One common misconception is that the processing of credit and debit cards is simple. and credit card payment processing fees are calculated in the same fashion across the industry. Many merchants assume that once a customer makes a purchase, their card information is sent directly to Visa, Discover, MasterCard or American Express and that these companies authorize the transaction and collect a percentage of the transaction which make up their credit card payment processing fees. In reality, it’s much more complicated.
As it happens, Visa, MasterCard and the other card associations don’t have a lot to do with processing payments and transferring funds into merchant accounts. For that matter, if you’re paying higher processing fees than your competition, it’s not the card associations that you should blame, but other merchant account providers for small business.
• Card Associations: MasterCard, Discover, American Express and Visa. The card associations dictate guidelines and other rules for their brands which they then market to consumers and merchants.
• Issuing Bank: Banks or credit unions which issue Visa or MasterCard debit or credit cards to consumers (that is to say, your customers). In the case of American Express and Discover, the associations are also the card issuers.
Card associations and issuing banks set what are known as pass-through and interchange rates for cards. This can be thought of as the wholesale price that merchant account providers for small business pay to process transactions for specific kinds of cards. There are several different kinds of cards available from the card associations: debit cards, basic credit cards, business credit cards, rewards cards and so on. Each of these types of card has its own rates and each account provider pays the same wholesale rates.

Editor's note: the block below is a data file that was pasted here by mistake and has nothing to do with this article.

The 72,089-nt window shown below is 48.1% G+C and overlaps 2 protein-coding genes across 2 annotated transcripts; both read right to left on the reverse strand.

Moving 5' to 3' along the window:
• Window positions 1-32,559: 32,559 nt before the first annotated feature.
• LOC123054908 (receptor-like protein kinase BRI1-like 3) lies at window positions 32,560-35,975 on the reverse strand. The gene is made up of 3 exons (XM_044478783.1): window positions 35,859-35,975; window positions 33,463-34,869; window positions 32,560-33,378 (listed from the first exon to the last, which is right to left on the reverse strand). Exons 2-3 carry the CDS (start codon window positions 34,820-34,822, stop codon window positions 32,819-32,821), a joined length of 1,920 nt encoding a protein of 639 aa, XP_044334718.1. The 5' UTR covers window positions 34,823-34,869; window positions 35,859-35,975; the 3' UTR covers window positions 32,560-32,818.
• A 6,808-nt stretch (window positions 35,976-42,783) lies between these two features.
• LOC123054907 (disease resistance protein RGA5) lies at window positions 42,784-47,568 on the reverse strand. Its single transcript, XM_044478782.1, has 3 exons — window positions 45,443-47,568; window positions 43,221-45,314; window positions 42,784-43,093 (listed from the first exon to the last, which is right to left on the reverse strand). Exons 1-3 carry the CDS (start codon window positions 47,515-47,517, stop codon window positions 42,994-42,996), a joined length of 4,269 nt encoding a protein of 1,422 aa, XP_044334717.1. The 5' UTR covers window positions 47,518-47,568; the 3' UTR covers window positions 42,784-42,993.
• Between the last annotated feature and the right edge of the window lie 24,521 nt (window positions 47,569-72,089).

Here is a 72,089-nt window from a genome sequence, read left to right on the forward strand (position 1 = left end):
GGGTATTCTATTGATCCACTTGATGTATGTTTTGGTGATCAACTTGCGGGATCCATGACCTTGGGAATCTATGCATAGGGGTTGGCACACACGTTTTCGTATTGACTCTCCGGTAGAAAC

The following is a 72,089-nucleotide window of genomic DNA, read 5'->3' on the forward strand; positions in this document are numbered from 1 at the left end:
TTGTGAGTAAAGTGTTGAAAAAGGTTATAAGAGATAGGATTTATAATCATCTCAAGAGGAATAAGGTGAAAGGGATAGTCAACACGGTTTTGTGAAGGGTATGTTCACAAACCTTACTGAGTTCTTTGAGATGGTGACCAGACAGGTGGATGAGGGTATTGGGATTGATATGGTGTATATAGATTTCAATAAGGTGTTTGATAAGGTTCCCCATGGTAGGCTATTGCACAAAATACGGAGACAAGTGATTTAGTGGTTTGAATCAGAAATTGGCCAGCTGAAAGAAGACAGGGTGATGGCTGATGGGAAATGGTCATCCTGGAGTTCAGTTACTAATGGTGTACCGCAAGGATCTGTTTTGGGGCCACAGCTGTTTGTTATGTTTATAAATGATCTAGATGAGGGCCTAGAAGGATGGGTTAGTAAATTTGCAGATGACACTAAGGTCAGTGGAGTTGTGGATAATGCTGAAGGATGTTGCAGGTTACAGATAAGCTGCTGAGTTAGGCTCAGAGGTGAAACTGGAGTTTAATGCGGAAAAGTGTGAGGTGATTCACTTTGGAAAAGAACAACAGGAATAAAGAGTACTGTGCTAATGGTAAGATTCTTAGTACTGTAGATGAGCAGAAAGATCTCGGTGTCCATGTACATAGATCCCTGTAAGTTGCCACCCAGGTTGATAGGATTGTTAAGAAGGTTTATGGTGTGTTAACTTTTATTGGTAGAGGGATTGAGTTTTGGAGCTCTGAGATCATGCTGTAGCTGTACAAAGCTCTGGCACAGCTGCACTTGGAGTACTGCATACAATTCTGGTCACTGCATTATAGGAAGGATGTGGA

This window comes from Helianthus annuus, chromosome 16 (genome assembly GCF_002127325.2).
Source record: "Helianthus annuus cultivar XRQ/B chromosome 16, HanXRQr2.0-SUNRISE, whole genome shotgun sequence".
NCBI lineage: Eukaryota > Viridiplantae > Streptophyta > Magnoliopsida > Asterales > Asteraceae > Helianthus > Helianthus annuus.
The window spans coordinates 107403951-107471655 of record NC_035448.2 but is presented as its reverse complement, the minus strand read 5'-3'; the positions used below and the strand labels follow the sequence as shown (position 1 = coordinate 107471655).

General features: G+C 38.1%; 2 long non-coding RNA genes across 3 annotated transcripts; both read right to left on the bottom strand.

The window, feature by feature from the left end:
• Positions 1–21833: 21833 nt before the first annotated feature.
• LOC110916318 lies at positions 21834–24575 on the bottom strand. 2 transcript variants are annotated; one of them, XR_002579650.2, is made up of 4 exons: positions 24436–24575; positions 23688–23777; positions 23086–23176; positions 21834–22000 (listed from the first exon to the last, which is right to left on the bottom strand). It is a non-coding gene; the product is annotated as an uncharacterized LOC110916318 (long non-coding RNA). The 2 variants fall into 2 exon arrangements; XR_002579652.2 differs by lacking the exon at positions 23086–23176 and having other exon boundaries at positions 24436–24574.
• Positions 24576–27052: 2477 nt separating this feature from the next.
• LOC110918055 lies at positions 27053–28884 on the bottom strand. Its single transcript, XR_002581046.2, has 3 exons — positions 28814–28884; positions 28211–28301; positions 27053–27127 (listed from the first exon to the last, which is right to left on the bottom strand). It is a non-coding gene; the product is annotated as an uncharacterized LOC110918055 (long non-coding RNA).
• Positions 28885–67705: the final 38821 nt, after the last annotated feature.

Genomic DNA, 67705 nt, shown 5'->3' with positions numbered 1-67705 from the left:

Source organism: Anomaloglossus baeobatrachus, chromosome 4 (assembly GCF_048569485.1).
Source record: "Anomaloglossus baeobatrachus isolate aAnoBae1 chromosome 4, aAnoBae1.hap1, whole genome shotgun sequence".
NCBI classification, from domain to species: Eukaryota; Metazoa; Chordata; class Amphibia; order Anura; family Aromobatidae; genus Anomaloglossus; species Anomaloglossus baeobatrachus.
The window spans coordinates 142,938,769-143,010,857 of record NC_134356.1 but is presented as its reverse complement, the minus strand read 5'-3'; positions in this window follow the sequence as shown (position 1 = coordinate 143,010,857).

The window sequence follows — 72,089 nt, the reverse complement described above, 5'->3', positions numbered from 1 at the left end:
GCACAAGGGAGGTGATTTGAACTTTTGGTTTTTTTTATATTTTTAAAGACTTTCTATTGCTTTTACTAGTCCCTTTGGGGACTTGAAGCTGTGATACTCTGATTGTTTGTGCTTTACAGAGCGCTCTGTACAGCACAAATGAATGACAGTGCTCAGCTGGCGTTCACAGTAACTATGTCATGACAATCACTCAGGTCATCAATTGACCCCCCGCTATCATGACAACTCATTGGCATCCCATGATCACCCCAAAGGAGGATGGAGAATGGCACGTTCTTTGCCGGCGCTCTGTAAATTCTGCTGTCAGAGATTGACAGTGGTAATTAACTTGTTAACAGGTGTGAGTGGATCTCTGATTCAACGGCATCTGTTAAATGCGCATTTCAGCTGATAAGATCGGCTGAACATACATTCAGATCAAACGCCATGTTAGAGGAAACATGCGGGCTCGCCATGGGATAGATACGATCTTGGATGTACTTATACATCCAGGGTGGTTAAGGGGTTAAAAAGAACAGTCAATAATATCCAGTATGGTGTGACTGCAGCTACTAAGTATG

• Processor/Acquirer: These are the companies who handle the actual processing of transactions, since they have the IT infrastructure to route transactions to the card association, which then forwards the transaction to your card’s issuing bank for authorization. The processor/acquirer is also the entity which adds funds to your account, prepares and sends you your monthly statement, handles charge backs and risk management as well as technical and customer support. There may be more than one company involved in providing these services; in fact, there are often as many as three.
• Merchant Account Provider: This is the company which you contract with to process your credit card payments. Merchant account providers for small business may be banks or other financial institutions, processor/acquirers or an ISO (independent sales organization) which subcontracts payment processing to a processor/acquirer. In general, your merchant account provider is the same company whose name appears on your merchant agreement.
• Payment Gateway: Shopping carts and other e-commerce software route transactions through a system called a payment gateway; this term refers to the system by which the transaction is routed to the processor/acquirer and on to the issuing bank.
Sound complicated? That’s because it is – and there are other middlemen who are involved and also get a share of the credit card payment processing fees, but at least for now, these are the most important players to know.
We audit your current card processing cost and just as importantly your Terms & Conditions
We will negotiate with your current processor to lower costs and improve their Terms & Conditions.
Our Blind bidding process consistently reduces processor fees by 50% or more.
We inspect your monthly statements to insure your processor treats you right.
We continually educate and inform merchants so they can avoid deceptive practices.